By now, all of you have seen the “#” symbol followed by keywords, phrases, and usually sarcasm. This week Facebook launched hashtags to their platform, but the real wonder is, what took them so long?
For any of you that don’t know, a hashtag is a form of metadata tag that allows social media users to follow topics that they are interested in on social networking platforms like Twitter, Instagram, Pinterest, Google+, and finally, Facebook.
Hashtags are used on Facebook just as they are used on other platforms by connecting people to others who are talking about that same topic. Now that Facebook has adopted hashtags, posting on multiple social networking platforms will be easier and more consistent. This most likely means that you will see a lot of repetitive posts across all social networks that misuse and over use hashtags.
If you want your hashtag to appear on a public forum, you need to set your post to public. Facebook is honoring its privacy settings by only showing your post including a hashtag to the audience you have selected. If you click on a hashtag you will be shown public posts and posts from your friends who have allowed you to see the post.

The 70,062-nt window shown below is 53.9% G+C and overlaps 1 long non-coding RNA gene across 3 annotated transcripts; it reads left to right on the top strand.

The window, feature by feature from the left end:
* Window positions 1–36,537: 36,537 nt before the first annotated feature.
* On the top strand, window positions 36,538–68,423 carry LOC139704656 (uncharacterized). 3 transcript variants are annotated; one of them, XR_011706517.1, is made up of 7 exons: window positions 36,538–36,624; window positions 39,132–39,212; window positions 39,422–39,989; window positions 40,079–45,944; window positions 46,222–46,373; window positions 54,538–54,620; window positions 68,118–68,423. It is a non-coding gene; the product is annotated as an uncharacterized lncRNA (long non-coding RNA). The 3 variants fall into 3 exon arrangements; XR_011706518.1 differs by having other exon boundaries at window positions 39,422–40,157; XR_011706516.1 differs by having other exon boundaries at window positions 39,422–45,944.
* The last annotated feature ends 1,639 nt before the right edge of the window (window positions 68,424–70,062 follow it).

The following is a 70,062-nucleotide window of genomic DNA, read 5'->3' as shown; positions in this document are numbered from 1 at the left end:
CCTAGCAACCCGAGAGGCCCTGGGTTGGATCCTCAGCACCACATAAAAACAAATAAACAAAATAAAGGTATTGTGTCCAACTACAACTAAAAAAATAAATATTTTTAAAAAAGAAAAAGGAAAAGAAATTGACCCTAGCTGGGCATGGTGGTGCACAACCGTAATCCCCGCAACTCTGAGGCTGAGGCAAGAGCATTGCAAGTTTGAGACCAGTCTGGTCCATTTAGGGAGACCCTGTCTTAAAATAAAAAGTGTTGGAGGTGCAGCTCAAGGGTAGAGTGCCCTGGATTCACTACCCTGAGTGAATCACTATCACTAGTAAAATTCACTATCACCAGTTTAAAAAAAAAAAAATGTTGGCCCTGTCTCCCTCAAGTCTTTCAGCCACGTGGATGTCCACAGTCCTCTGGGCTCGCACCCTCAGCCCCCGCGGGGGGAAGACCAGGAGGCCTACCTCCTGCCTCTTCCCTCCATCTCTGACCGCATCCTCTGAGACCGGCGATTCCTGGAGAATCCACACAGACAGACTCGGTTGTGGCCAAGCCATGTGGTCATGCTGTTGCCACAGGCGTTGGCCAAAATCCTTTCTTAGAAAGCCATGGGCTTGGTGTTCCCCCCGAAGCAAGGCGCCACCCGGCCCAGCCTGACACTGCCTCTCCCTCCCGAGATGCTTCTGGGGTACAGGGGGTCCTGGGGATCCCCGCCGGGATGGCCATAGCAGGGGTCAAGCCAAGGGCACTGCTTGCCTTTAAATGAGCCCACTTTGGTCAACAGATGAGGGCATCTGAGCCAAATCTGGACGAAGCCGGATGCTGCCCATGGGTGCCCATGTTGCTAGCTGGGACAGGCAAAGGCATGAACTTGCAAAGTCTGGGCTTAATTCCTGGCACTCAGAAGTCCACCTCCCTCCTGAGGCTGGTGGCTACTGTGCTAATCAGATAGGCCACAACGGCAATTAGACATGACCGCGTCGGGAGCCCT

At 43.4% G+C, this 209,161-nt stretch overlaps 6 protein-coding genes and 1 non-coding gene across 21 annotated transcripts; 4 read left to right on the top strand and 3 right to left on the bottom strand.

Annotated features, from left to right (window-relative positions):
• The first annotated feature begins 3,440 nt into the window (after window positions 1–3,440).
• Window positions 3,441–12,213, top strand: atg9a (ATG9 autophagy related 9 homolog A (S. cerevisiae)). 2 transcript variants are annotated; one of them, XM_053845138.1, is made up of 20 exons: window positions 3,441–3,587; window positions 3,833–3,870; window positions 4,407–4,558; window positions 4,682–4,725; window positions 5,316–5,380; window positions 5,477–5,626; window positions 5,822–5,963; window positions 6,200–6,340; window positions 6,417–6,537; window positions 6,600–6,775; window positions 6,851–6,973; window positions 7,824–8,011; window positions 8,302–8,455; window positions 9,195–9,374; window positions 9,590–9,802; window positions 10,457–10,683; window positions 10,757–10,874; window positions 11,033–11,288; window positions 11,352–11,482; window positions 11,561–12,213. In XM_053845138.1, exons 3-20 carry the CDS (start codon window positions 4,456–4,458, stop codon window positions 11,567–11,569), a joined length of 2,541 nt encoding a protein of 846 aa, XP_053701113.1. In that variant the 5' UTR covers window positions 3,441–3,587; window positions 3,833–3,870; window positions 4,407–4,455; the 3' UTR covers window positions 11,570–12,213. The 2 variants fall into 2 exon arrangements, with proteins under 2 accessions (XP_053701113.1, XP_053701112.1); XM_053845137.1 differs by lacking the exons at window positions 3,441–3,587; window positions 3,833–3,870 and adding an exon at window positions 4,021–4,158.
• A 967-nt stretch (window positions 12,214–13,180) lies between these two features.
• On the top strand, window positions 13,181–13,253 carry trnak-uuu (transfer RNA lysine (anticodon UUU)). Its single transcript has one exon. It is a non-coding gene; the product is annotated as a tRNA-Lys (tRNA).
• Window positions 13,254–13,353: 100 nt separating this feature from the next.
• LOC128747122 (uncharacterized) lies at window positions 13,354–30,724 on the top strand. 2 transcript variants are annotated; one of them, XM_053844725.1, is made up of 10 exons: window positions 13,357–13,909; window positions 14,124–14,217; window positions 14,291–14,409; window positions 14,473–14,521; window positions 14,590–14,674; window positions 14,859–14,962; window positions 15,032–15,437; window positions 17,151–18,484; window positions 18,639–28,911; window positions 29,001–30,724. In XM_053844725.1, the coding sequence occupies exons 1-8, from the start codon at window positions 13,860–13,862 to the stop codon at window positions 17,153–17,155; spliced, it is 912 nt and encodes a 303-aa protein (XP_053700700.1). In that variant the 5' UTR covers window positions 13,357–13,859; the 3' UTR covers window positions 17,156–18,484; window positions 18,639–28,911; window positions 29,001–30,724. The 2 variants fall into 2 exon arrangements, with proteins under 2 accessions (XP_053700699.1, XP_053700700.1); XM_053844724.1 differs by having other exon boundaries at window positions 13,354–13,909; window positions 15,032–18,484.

Hashtag Etiquette Don’t get me wrong; I love the idea of hashtags and even how they work. I find it very useful on Twitter to follow topics I am interested in or join the conversation at an event via hashtag. However, many, MANY people use hashtags wrong or are just plain annoying. Follow the below guidelines to correctly use hashtags. Please and thank you.
Less is More: This is the biggest and easiest rule to follow. Don’t add a hashtag for no apparent reason, and please do not ever have more than 3. Hashtags should only be used to help your content so please use sparingly.
Follow the Trends: Hashtags are helpful for following trends and can help your brand increase engagement. Using popular or trending hashtags creates a dialogue and also allows your brand to be a part of a current conversation. However, it is important to research the hashtag before using them. Don’t be that brand that inserts themselves into a conversation and has no idea why people are talking about it.
Style: Hashtags have their own unique look and feel to them so it is best to keep up with common practices and styles. Hashtags should be as short as possible and should not be a full sentence, cut it down to one word or short phrase. If the hashtag is multiple words, it is common to use #CamelCase which capitalizes the first letter of each word so it is easier to read.
Hashtags are nothing new, just new to Facebook. If you don’t currently use them, it is about time you start because clearly they’re not going away any time soon.
Image by Peter Weber via The Week